Worsening was most pronounced among children with early age of onset, family history of ADHD
MONDAY, Nov. 16, 2020 (HealthDay News) — Many children and adolescents with obsessive-compulsive disorder (OCD) have experienced a worsening of their symptoms during the COVID-19 crisis, according to a study published online Oct. 20 in BMC Psychiatry.
Judith B. Nissen, Ph.D., from Aarhus University Hospital in Denmark, and colleagues distributed a questionnaire to two separate groups of children/adolescents to examine how those with OCD react toward the COVID-19 crisis. One group included newly diagnosed participants at a specialist OCD clinic, who all had a current close contact to a therapist or doctor. The other was a survey group identified through the Danish OCD Association, most of whom had been diagnosed years earlier and had completed primary treatment.
The researchers found that participants from both groups, but especially those in the survey group, experienced a worsening of their symptoms of OCD, anxiety, and depression. OCD aggravation correlated with worsening of anxiety, depressive symptoms, and the extent of avoidance behavior. OCD aggressive symptoms predicted a significant worsening in both groups. A trend to predict symptom worsening was seen for poor baseline insight. In children with early age of onset and a family history of attention-deficit/hyperactivity disorder, the worsening was most pronounced.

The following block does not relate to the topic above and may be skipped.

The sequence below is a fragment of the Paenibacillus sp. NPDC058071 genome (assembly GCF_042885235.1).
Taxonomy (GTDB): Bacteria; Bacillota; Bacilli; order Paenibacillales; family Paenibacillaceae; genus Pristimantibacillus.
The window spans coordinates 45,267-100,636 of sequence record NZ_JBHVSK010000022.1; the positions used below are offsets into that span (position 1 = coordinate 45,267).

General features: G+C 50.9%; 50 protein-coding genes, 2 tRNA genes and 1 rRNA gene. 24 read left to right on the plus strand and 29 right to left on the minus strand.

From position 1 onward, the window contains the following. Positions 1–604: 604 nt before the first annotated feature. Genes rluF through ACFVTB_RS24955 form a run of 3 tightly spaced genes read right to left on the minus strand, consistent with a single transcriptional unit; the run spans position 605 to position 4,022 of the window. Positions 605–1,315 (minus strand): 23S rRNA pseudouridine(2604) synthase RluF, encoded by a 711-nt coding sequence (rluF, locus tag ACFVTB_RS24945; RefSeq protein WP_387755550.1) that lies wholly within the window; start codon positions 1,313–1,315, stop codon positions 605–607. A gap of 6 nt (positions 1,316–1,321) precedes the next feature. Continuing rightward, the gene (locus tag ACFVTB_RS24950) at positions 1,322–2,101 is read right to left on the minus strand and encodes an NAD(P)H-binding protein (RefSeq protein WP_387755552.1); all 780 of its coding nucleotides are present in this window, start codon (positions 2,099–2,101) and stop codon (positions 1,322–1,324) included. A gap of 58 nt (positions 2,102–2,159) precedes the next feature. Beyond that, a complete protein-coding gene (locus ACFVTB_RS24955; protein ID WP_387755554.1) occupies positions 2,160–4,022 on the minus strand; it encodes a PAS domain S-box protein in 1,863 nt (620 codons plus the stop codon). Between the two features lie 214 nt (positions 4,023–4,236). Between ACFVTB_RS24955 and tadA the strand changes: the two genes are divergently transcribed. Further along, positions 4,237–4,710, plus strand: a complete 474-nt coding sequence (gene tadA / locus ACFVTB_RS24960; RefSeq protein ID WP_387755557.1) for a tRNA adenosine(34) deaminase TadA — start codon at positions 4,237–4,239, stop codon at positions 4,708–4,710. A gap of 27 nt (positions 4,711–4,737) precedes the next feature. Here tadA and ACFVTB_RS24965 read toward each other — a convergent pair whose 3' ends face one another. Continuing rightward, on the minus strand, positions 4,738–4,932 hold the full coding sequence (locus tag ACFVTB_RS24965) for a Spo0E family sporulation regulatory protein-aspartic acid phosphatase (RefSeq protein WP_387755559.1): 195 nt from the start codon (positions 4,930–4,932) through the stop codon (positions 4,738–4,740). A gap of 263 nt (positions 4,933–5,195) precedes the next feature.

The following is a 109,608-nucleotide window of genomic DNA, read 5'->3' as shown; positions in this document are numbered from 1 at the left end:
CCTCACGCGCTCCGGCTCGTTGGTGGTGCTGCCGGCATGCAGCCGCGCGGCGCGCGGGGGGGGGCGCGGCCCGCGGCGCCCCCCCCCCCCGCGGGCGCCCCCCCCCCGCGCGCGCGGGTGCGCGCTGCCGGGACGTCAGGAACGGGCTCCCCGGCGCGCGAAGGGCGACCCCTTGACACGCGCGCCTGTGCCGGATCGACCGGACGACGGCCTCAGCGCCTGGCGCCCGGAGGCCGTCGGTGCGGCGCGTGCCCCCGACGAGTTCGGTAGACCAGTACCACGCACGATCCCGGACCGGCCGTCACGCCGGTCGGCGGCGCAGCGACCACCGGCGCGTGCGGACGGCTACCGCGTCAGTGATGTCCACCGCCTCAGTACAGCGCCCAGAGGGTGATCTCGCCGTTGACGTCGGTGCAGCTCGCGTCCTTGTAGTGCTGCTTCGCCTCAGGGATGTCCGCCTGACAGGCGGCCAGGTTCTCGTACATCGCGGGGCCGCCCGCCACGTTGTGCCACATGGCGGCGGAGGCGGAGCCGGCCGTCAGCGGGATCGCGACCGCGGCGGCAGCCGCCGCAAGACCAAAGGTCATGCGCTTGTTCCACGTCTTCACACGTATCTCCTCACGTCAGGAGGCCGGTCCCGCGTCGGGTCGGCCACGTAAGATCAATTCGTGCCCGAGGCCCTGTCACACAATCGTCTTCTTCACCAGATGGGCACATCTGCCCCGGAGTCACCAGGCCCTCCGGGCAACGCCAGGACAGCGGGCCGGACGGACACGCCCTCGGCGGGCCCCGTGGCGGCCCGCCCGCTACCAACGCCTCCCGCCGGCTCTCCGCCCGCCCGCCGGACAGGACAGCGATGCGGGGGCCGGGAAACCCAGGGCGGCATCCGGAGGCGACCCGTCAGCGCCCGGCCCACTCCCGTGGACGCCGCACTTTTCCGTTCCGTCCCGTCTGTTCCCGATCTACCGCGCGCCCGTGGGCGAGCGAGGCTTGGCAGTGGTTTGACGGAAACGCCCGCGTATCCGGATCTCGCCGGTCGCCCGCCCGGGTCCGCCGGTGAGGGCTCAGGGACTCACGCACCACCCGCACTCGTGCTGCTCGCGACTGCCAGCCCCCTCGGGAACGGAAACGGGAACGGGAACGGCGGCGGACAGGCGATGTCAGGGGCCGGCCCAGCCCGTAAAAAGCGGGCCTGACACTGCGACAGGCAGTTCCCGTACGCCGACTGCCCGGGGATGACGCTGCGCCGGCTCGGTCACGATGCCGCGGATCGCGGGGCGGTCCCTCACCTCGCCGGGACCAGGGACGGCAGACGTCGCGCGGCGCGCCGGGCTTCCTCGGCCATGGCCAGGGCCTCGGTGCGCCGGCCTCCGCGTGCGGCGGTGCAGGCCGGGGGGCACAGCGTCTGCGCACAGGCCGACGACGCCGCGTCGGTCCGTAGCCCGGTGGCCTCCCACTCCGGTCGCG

“This may be related to both the direct threat of the infection and to the consequences of having to maintain social distancing, social isolation, and the significant level of focus on hygiene,” Nissen said in a statement.
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